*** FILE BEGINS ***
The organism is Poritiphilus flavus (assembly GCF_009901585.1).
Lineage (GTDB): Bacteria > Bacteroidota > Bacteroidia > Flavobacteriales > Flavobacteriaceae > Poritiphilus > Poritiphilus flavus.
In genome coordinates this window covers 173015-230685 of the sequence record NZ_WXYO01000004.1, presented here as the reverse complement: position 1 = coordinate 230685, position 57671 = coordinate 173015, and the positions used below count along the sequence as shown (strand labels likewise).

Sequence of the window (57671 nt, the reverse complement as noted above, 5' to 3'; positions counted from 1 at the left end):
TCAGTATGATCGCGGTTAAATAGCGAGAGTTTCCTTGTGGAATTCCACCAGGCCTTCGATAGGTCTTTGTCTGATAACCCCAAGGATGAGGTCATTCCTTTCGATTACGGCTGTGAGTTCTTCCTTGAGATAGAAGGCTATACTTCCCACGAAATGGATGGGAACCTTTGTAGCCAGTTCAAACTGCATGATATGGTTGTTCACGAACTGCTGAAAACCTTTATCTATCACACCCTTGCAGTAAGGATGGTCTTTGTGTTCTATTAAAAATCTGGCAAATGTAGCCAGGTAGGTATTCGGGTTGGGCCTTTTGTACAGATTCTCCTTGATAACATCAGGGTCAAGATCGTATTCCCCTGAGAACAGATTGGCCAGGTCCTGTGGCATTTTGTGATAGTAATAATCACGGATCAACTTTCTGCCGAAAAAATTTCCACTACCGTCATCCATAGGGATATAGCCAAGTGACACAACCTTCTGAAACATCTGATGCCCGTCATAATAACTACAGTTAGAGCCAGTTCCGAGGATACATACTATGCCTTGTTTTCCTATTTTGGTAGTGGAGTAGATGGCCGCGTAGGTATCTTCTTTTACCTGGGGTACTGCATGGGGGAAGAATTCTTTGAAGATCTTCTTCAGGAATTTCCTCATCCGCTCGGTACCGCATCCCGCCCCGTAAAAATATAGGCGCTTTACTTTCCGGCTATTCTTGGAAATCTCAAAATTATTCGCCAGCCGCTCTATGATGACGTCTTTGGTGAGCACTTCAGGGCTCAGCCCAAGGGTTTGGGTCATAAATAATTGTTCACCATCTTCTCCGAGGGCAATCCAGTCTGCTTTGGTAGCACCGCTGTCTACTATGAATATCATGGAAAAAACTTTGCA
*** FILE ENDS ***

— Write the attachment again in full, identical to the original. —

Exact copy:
The organism is Poritiphilus flavus (assembly GCF_009901585.1).
Lineage (GTDB): Bacteria > Bacteroidota > Bacteroidia > Flavobacteriales > Flavobacteriaceae > Poritiphilus > Poritiphilus flavus.
In genome coordinates this window covers 173015-230685 of the sequence record NZ_WXYO01000004.1, presented here as the reverse complement: position 1 = coordinate 230685, position 57671 = coordinate 173015, and the positions used below count along the sequence as shown (strand labels likewise).

Sequence of the window (57671 nt, the reverse complement as noted above, 5' to 3'; positions counted from 1 at the left end):
TCAGTATGATCGCGGTTAAATAGCGAGAGTTTCCTTGTGGAATTCCACCAGGCCTTCGATAGGTCTTTGTCTGATAACCCCAAGGATGAGGTCATTCCTTTCGATTACGGCTGTGAGTTCTTCCTTGAGATAGAAGGCTATACTTCCCACGAAATGGATGGGAACCTTTGTAGCCAGTTCAAACTGCATGATATGGTTGTTCACGAACTGCTGAAAACCTTTATCTATCACACCCTTGCAGTAAGGATGGTCTTTGTGTTCTATTAAAAATCTGGCAAATGTAGCCAGGTAGGTATTCGGGTTGGGCCTTTTGTACAGATTCTCCTTGATAACATCAGGGTCAAGATCGTATTCCCCTGAGAACAGATTGGCCAGGTCCTGTGGCATTTTGTGATAGTAATAATCACGGATCAACTTTCTGCCGAAAAAATTTCCACTACCGTCATCCATAGGGATATAGCCAAGTGACACAACCTTCTGAAACATCTGATGCCCGTCATAATAACTACAGTTAGAGCCAGTTCCGAGGATACATACTATGCCTTGTTTTCCTATTTTGGTAGTGGAGTAGATGGCCGCGTAGGTATCTTCTTTTACCTGGGGTACTGCATGGGGGAAGAATTCTTTGAAGATCTTCTTCAGGAATTTCCTCATCCGCTCGGTACCGCATCCCGCCCCGTAAAAATATAGGCGCTTTACTTTCCGGCTATTCTTGGAAATCTCAAAATTATTCGCCAGCCGCTCTATGATGACGTCTTTGGTGAGCACTTCAGGGCTCAGCCCAAGGGTTTGGGTCATAAATAATTGTTCACCATCTTCTCCGAGGGCAATCCAGTCTGCTTTGGTAGCACCGCTGTCTACTATGAATATCATGGAAAAAACTTTGCA